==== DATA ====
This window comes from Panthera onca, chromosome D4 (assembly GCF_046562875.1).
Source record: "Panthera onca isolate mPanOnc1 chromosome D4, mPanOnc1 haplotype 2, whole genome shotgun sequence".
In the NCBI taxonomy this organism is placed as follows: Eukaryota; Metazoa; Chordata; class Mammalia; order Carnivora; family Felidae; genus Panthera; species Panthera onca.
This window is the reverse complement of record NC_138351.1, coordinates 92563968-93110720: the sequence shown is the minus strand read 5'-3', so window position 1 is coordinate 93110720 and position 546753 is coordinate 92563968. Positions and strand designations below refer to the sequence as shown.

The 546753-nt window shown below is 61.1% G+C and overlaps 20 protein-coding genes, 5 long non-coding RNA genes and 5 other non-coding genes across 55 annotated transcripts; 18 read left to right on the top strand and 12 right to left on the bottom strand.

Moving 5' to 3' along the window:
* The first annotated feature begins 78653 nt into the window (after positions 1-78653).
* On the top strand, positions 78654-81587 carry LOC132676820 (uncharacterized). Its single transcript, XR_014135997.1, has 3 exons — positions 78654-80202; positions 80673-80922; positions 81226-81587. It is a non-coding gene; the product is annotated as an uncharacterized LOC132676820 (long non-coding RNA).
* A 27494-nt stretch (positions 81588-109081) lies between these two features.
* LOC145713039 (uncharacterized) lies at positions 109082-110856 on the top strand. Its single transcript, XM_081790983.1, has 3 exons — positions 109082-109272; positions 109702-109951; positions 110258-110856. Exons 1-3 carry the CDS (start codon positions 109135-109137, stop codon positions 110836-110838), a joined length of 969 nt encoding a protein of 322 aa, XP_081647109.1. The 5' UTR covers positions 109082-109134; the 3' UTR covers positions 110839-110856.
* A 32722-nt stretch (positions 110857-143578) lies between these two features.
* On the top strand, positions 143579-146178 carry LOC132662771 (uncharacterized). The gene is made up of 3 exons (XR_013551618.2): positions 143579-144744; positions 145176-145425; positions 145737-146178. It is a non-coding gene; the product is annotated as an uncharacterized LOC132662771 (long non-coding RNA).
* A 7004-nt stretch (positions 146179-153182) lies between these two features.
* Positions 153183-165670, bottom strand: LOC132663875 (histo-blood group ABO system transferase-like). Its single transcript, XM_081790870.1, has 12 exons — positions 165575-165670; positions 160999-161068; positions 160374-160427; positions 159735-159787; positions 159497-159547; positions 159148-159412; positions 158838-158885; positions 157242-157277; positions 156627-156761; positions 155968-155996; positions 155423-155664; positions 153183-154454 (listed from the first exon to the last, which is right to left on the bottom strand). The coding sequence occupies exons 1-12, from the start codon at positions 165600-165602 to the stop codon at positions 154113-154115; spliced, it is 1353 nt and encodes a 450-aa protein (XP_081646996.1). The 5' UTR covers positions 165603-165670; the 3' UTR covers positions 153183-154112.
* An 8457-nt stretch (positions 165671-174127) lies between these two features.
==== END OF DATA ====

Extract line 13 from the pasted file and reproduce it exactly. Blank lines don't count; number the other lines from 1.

* A 7004-nt stretch (positions 146179-153182) lies between these two features.